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Old 10-31-2009, 06:30 PM
 
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the lack of required distributions are a plus and you can actually save more because you can get more bang for the buck from the roth because the 4 or 5,000 you can put in the roth plus the money you prepay the taxes with are more then you can do with a traditional ira .

whether your in a higher bracket or a lower bracket is a toss up, i dont count that very much in my planning, for me its the estate planning thats a big plus
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Old 03-12-2010, 02:37 PM
 
Location: Tampa, FL
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Although the current market has recovered slightly, many 401ks are well below the owner's cost basis, so converting during a trough is better than converting when the market is high.

I'm not concerned so much about heirs (have not direct heirs) - but more concerned about getting the taxes out of the way now instead of 20-30 yrs from now.

I'll likely convert my 401k to a Roth over the course of 4-5 yrs to keep the tax bite manageable.
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Old 03-12-2010, 05:00 PM
 
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Quote:
Originally Posted by BucFan View Post
Although the current market has recovered slightly,....
Slightly??

Not only is the S&P 500 up 58% in the last 52 weeks, it just closed at 1150, which is its highest level since October 2008.

I think that is more than a slight recovery.

In fact, although I wasn't prescient enough to avoid the market collapse, I was smart enough to recognize buying opportunities near the lows last March and April and bought several DOW components when they were in the single digits. (I did completely miss out on the rebound of the financial sector, however.)

As for your other point, if you're not concerned about heirs, I don't know whether converting to a ROTH offers much of an advantage, if any, if you're already near retirement age. I realize that there are two schools of thought on that issue, but I've made the decision not to convert. YMMV
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Old 03-12-2010, 06:19 PM
 
Location: Tampa, FL
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If you've dollar-cost averaged into an SP500 type index fund, you're probably well under your cost-basis, no matter what the market did over the short term (1 yr). Since most investors for retirement are likely to be longterm investors, that short term recovery doesn't mean as much -




I'm 46, but have access to my 401k since I retired from my work - and I'm allowed to roll it over/convert to a ROTH. I suspect that in 15-20 yrs, the market will be much higher than it is today (hopefully), so paying the taxes now during a low market is enticing to me. I expect with our current national budget deficit, our income taxes will be much higher in two decades - something else to consider. I do know that my income should be low as I don't expect to drawing in a salary in my 50-60s - at least that's the plan now.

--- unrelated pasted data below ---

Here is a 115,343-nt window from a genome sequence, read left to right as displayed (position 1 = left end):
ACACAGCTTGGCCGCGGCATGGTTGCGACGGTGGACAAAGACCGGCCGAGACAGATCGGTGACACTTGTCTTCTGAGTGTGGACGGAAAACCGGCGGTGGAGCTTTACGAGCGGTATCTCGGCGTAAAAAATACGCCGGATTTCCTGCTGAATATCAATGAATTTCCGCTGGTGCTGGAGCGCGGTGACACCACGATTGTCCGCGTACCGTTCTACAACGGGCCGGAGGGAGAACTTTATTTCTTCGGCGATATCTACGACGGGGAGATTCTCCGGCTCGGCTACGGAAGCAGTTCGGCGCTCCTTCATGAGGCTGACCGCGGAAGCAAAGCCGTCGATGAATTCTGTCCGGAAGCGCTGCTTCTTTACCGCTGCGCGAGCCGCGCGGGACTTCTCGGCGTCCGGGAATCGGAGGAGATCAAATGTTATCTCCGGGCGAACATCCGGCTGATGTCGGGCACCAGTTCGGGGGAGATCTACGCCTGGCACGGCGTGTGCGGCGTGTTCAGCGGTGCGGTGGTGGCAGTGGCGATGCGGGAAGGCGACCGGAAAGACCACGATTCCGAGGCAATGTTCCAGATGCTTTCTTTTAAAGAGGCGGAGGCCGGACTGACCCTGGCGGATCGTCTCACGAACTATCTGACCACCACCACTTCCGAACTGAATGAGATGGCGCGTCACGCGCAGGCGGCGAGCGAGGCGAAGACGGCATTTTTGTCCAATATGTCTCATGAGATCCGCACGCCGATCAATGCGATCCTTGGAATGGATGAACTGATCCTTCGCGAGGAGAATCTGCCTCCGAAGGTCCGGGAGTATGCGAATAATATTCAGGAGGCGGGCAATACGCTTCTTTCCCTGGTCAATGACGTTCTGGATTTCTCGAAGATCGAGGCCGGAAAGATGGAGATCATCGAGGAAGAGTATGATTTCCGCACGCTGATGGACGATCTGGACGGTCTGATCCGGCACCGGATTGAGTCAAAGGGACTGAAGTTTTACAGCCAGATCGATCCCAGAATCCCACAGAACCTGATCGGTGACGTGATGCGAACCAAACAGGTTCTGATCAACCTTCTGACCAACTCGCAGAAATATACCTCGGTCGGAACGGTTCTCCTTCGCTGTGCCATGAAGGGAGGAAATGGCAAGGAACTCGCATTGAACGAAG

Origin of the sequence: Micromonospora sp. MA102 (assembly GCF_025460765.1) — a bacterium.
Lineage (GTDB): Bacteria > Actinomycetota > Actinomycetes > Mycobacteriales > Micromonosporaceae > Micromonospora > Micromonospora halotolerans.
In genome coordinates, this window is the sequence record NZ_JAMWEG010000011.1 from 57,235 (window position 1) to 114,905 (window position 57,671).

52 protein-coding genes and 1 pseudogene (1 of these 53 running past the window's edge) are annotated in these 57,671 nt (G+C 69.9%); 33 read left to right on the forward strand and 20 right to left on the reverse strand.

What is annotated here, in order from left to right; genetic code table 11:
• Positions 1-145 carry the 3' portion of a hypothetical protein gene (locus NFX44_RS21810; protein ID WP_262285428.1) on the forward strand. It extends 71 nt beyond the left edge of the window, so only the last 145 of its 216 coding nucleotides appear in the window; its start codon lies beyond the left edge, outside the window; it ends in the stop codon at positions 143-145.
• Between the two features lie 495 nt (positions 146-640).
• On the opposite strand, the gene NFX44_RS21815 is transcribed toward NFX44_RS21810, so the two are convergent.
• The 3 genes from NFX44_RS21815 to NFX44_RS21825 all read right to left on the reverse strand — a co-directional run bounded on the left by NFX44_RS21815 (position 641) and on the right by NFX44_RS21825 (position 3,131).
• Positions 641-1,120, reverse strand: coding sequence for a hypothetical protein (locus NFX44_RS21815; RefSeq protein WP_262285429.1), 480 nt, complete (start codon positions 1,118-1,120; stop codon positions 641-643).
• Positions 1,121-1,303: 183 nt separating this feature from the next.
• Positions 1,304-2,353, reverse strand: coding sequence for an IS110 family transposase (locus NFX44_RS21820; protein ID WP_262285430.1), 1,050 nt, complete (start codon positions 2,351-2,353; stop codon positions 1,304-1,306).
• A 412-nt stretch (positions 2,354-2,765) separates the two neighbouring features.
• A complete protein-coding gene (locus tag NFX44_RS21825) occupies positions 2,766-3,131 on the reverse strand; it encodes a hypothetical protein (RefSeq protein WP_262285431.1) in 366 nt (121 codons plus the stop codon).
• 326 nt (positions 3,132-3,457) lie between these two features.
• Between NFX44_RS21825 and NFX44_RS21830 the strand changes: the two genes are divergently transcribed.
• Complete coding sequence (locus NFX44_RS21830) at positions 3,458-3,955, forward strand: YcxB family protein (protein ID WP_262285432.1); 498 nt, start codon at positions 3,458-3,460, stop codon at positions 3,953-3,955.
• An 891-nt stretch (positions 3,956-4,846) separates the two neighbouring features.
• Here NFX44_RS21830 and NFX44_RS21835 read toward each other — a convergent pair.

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Old 03-12-2010, 06:42 PM
 
Location: Tampa, FL
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Boston-based Fidelity looked at the 401(k) account performance for some 766,000 workers who continued to contribute to their accounts and remained invested from the end of 1999 through the end of 2009.

Fidelity reports 10-year 401k account performance - Boston.com (http://www.boston.com/business/articles/2010/02/17/fidelity_reports_10_year_401k_account_performance/ - broken link)
.........."Their retirement account balances increased an average of 150 percent during the decade, climbing from $65,800 to $163,900."

However, 75 percent of that growth was attributed the account holder adding new money and matching employer contributions. The remaining 25 percent came from market performance, said Michael Doshier, vice president of workplace investing for Fidelity.
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Old 03-13-2010, 12:06 AM
 
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Quote:
Originally Posted by BucFan View Post
Fidelity reports 10-year 401k account performance - Boston.com (http://www.boston.com/business/articles/2010/02/17/fidelity_reports_10_year_401k_account_performance/ - broken link)
.........."Their retirement account balances increased an average of 150 percent during the decade, climbing from $65,800 to $163,900."

However, 75 percent of that growth was attributed the account holder adding new money and matching employer contributions. The remaining 25 percent came from market performance, said Michael Doshier, vice president of workplace investing for Fidelity.
Am I missing something, or does that not say that even when you factor out employees' adding new money to their accounts, their 401(k)s still increased in value over the past 10 years? Doesn't that post completely contradict your contention that most employees are "well under" their cost basis?